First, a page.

This week’s readings by Patrik Svensson and Amy Earhart were mainly concerned with the issues that surround creating a digital humanities infrastructure or lab. Svensson advocates for the notion of the “humanistoscope” as a way to envision the potential for humanities infrastructure, as the current state of humanities infrastructure points to an issue with self-advocacy and “situated imagination.” Earhart advocates for a DH lab as a neutral space for collaborative digital scholarship, but recognizes the issues with basing such a lab on a science model. Both articles bring to the forefront a big-picture issue that DH currently faces (especially since these articles were both published earlier this year): how can DH envision infrastructure that effectively combines the digital with the human without simply following the footsteps of other purely scientific disciplines? This made me curious to see how current DH labs navigate this question.
The first lab I looked at was the Collaboratory for Research and Computing for Humanities (RCH) at the University of Kentucky. This lab has several facilities which, according to their website, are “ideal for concentrated workshop sessions, as well as extended project work.” They have two separate labs – the “Digital Research Incubator” and the “Projects Office,” both of which are equipped with numerous workstations and multimedia resources. True to its name, the focus of the ‘collaboratory’ seems to be on group work – especially that which combines individuals from several disciplines. Additionally, this lab seems to have a focused imagination when it comes to their infrastructure, as they claim to “provide physical and computational infrastructure, technical support, and grant writing assistance to university faculty who wish to undertake humanities computing projects.” Whether this infrastructure comes from the imagination of the “humanistiscope” is unclear.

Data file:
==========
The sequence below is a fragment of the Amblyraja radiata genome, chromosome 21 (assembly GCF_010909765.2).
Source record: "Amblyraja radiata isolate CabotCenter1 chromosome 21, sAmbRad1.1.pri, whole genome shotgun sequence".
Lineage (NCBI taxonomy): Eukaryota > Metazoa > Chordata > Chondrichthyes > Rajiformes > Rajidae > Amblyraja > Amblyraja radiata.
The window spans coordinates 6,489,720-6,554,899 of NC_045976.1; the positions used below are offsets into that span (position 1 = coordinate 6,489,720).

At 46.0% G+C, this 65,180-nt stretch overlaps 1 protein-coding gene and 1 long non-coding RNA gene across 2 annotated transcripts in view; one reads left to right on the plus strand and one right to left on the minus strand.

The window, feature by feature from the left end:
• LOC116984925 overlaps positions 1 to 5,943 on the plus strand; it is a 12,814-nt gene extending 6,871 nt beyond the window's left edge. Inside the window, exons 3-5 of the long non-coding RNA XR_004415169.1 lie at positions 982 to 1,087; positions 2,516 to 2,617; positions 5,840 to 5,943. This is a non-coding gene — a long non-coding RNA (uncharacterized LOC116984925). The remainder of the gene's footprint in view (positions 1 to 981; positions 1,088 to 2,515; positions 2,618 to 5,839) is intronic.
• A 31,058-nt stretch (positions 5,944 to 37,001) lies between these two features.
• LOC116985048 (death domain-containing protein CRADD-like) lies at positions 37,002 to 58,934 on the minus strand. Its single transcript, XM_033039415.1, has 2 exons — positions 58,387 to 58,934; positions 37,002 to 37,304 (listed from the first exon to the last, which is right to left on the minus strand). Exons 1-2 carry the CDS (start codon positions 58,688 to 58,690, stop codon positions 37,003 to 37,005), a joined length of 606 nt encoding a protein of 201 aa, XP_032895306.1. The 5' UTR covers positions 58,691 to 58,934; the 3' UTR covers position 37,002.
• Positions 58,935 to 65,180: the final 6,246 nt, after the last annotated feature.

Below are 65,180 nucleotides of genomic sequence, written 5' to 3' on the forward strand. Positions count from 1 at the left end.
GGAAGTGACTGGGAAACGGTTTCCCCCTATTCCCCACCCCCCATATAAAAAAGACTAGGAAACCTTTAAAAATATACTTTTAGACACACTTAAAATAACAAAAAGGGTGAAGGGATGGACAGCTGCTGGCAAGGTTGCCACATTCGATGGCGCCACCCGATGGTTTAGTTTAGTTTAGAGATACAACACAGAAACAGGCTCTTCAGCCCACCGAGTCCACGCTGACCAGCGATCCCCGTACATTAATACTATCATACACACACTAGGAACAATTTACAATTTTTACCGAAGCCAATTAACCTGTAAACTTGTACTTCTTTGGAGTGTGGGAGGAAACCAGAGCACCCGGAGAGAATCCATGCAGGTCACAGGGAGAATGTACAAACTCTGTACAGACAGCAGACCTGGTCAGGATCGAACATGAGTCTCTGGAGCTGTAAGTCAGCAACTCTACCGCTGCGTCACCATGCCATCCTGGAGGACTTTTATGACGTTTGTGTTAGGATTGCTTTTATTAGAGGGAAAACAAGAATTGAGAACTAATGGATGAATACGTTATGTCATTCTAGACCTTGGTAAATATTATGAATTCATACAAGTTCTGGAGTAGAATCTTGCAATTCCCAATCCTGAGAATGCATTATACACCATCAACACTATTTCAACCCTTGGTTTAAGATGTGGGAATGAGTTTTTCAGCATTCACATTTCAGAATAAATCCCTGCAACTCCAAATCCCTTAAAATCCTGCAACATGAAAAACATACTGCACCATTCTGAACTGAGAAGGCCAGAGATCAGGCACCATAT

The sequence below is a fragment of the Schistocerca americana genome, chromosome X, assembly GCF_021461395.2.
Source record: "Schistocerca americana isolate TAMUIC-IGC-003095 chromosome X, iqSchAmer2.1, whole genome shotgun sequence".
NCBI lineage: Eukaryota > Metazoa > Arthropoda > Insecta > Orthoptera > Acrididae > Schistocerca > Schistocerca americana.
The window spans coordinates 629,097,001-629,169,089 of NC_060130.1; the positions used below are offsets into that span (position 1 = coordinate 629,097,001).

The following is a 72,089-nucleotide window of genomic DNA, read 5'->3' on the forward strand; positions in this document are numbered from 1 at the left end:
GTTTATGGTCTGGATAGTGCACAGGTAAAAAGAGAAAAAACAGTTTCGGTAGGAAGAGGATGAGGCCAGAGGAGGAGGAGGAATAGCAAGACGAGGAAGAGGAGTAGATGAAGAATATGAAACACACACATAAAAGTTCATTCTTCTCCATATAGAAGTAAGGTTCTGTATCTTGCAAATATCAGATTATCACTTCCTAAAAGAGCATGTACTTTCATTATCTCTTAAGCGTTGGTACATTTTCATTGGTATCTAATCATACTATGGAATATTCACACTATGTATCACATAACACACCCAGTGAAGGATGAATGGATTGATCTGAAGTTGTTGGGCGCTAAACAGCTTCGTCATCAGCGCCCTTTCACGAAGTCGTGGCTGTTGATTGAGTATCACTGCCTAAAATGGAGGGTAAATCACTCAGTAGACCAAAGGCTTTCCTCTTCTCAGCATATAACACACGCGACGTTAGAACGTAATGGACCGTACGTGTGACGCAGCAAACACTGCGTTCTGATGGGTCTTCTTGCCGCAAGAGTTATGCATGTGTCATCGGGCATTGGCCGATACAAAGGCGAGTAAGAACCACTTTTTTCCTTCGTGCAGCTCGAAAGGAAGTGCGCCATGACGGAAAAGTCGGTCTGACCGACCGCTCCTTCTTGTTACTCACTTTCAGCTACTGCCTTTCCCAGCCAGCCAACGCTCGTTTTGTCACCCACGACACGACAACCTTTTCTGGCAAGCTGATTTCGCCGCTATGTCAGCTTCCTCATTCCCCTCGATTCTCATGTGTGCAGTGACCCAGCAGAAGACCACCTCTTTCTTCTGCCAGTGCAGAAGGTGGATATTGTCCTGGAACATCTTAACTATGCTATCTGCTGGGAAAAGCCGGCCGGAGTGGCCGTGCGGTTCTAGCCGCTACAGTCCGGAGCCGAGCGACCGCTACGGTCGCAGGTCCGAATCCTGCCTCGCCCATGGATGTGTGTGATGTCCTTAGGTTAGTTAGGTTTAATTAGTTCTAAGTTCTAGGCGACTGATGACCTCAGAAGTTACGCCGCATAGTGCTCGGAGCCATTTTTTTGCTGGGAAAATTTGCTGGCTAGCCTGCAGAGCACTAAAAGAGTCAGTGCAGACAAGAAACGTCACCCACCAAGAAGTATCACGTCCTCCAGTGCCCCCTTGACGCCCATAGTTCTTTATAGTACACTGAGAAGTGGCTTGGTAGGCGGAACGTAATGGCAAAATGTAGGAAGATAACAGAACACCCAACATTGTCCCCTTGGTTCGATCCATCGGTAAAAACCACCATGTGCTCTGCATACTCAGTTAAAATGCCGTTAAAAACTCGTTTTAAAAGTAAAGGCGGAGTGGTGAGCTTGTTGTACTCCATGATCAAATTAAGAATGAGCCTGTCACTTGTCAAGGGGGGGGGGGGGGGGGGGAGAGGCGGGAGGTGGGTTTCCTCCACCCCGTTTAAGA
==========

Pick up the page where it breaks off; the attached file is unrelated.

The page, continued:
I also took a look at the Hyperstudio Laboratory for Digital Humanities at the Massachusetts Institute of Technology (MIT). According to its website, Hyperstudio “focuses on questions about the integration of technology into humanities curricula within the broader context of scholarly inquiry and educational
practice” and is associated with the School of Humanities, Arts, and Social Sciences. From this information, it seems clear that Hyperstudio strives to come at their projects from a humanities-based perspective, but per their impressive list of software, they have an arsenal of digital infrastructure that supports the ‘digital’ end of this lab’s projects. Additionally, the “Process” section of the lab’s website describes the detailed workflow of each project that comes through the lab, including securing grant money, project roll out, evaluation, and project maintenance. Hyperstudio seems to have a good handle on each step of this process and appears to have the infrastructure to back it up.
Earhart, Amy E. “The Digital Humanities as a Laboratory.” 337-53. Web. 2015.
Svensson, Patrik. “The Humanistiscope – Exploring the Situatedness of Humanities Infrastructure.” 391-400. Web. 2015.